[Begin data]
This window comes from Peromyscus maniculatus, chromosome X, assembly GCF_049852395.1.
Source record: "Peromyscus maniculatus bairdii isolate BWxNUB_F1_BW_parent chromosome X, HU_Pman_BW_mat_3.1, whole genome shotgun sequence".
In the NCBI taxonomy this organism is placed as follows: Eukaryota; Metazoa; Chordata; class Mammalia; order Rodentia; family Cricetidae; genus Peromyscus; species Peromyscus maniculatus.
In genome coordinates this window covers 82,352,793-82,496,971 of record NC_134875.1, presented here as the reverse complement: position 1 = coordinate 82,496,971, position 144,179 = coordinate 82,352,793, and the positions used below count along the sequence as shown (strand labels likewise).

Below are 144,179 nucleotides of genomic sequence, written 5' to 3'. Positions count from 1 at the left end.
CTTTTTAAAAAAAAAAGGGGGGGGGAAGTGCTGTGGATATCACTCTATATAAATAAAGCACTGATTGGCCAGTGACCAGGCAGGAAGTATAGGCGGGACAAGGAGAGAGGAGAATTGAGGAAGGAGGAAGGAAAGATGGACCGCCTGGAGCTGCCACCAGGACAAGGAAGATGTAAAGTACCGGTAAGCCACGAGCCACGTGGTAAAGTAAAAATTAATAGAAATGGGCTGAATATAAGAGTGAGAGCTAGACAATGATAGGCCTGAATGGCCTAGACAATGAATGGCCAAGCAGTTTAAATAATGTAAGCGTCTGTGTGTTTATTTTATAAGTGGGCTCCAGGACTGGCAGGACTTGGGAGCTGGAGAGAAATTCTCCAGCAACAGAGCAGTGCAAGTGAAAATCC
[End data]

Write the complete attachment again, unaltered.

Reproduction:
This window comes from Peromyscus maniculatus, chromosome X, assembly GCF_049852395.1.
Source record: "Peromyscus maniculatus bairdii isolate BWxNUB_F1_BW_parent chromosome X, HU_Pman_BW_mat_3.1, whole genome shotgun sequence".
In the NCBI taxonomy this organism is placed as follows: Eukaryota; Metazoa; Chordata; class Mammalia; order Rodentia; family Cricetidae; genus Peromyscus; species Peromyscus maniculatus.
In genome coordinates this window covers 82,352,793-82,496,971 of record NC_134875.1, presented here as the reverse complement: position 1 = coordinate 82,496,971, position 144,179 = coordinate 82,352,793, and the positions used below count along the sequence as shown (strand labels likewise).

Below are 144,179 nucleotides of genomic sequence, written 5' to 3'. Positions count from 1 at the left end.
CTTTTTAAAAAAAAAAGGGGGGGGGAAGTGCTGTGGATATCACTCTATATAAATAAAGCACTGATTGGCCAGTGACCAGGCAGGAAGTATAGGCGGGACAAGGAGAGAGGAGAATTGAGGAAGGAGGAAGGAAAGATGGACCGCCTGGAGCTGCCACCAGGACAAGGAAGATGTAAAGTACCGGTAAGCCACGAGCCACGTGGTAAAGTAAAAATTAATAGAAATGGGCTGAATATAAGAGTGAGAGCTAGACAATGATAGGCCTGAATGGCCTAGACAATGAATGGCCAAGCAGTTTAAATAATGTAAGCGTCTGTGTGTTTATTTTATAAGTGGGCTCCAGGACTGGCAGGACTTGGGAGCTGGAGAGAAATTCTCCAGCAACAGAGCAGTGCAAGTGAAAATCC